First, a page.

California recently declared an epidemic of whooping cough (pertussis) which resulted in the death of five infants under the age of 3 months. The pertussis vaccine, which is already given routinely to infants, is first given at 2 months of age, then 4 months and 6 months of age, with an additional booster at 15 to 18 months of age, and then again at 4 to 6 years old.
The vaccines for Bortella pertussis bacteria, which causes whooping cough, does not confer lifelong immunity. In other words, fully-vaccinated children who then become teenagers and then adults lose immunity, can acquire the infection and then spread it. Should babies acquire pertussis, as the public has discovered, it can be deadly. The persistent cough tires the baby, causes difficulty breathing, and can make them turn blue or cyanotic resulting in pneumonia or convulsions. According to CDC, about half of children aged 1 year and younger need to be hospitalized if infected with the illness. Although older children and adults can handle the cough, the infection can cause them to cough for weeks or months. Read more »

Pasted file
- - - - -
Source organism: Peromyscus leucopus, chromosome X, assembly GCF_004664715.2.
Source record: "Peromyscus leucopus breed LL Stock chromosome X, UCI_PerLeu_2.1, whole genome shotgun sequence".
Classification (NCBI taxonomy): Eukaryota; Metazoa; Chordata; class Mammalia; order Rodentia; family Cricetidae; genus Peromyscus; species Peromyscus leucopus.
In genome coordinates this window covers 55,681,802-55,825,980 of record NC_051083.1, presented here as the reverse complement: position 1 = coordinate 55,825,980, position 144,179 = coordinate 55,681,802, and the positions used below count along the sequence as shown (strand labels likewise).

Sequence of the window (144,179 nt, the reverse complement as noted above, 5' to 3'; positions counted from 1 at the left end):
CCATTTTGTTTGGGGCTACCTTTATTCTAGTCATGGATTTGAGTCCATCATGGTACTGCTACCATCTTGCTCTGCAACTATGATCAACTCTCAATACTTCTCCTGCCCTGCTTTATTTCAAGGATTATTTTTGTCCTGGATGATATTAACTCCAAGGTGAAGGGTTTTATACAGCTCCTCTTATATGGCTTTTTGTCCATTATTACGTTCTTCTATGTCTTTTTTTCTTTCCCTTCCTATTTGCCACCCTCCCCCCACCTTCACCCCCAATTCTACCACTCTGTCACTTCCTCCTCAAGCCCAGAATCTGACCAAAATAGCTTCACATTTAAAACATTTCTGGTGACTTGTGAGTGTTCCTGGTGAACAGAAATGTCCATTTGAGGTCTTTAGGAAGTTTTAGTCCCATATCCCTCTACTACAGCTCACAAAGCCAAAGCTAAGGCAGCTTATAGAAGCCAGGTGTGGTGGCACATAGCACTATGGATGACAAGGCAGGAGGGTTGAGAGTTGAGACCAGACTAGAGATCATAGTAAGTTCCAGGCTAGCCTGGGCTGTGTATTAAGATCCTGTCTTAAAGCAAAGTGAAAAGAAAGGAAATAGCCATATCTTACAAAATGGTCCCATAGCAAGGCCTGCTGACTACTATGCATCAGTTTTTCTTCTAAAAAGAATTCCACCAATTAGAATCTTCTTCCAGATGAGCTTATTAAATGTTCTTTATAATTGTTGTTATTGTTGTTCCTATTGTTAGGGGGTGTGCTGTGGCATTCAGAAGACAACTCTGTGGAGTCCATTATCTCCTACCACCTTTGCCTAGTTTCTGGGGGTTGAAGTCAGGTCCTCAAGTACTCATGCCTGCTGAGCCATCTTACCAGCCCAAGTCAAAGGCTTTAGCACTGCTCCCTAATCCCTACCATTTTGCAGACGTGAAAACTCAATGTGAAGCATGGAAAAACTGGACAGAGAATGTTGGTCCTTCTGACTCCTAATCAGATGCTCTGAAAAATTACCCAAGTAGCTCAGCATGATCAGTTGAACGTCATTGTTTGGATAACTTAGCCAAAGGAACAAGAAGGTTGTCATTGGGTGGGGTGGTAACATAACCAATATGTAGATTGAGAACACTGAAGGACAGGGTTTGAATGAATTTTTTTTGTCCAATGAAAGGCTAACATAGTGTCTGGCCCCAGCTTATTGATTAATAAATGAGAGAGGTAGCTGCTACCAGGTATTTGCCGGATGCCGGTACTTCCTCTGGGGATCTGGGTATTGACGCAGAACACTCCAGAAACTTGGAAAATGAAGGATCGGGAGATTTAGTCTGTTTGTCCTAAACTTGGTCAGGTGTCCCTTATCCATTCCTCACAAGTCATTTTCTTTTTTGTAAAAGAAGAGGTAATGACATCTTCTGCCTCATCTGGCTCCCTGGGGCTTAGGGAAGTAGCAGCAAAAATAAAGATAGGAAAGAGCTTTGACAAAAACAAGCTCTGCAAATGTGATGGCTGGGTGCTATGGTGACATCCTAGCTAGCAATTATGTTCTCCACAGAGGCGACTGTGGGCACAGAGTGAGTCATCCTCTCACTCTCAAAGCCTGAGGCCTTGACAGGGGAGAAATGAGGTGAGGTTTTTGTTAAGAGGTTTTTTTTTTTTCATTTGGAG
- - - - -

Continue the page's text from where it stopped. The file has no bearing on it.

*This blog post was originally published at Saving Money and Surviving the Healthcare Crisis*
Remember “cooties” in grade school? You know, the germs or disease that girls gave boys or boys gave girls in grade school if they touched? Well, it seems they’re becoming an epidemic. Thank goodness someone checked for “cooties” on the Stanley Cup:
The NHL champion Blackhawks’ beloved trophy stopped by the Chicago Tribune newsroom, and so we took the opportunity to do something the Cup’s keeper said had never been done: We swabbed it for germs. We sent the samples to the Chicago lab EMSL Analytical, which found very little general bacteria and no signs of staph, salmonella or E. coli. “It’s surprisingly clean,” lab manager Nancy McDonald said. Just 400 counts of general bacteria were found, she said. By comparison, a desk in an office typically has more than 10,000.
No staph species detected? Hmmm. I think there was a sampling error…
-WesMusings of a cardiologist and cardiac electrophysiologist.
*This blog post was originally published at Dr. Wes*
What’s one of the fastest growing healthcare fields? A professional nitpicker — as in the profession of picking lice out of hair.
In a recent New York Times story, it’s becoming apparent that parents will do anything to get rid of lice. Part of it is the stigma associated with it, part of it is the “ickiness” factor. As a parent myself, I certainly understand the sentiment. Read more »
*This blog post was originally published at KevinMD.com*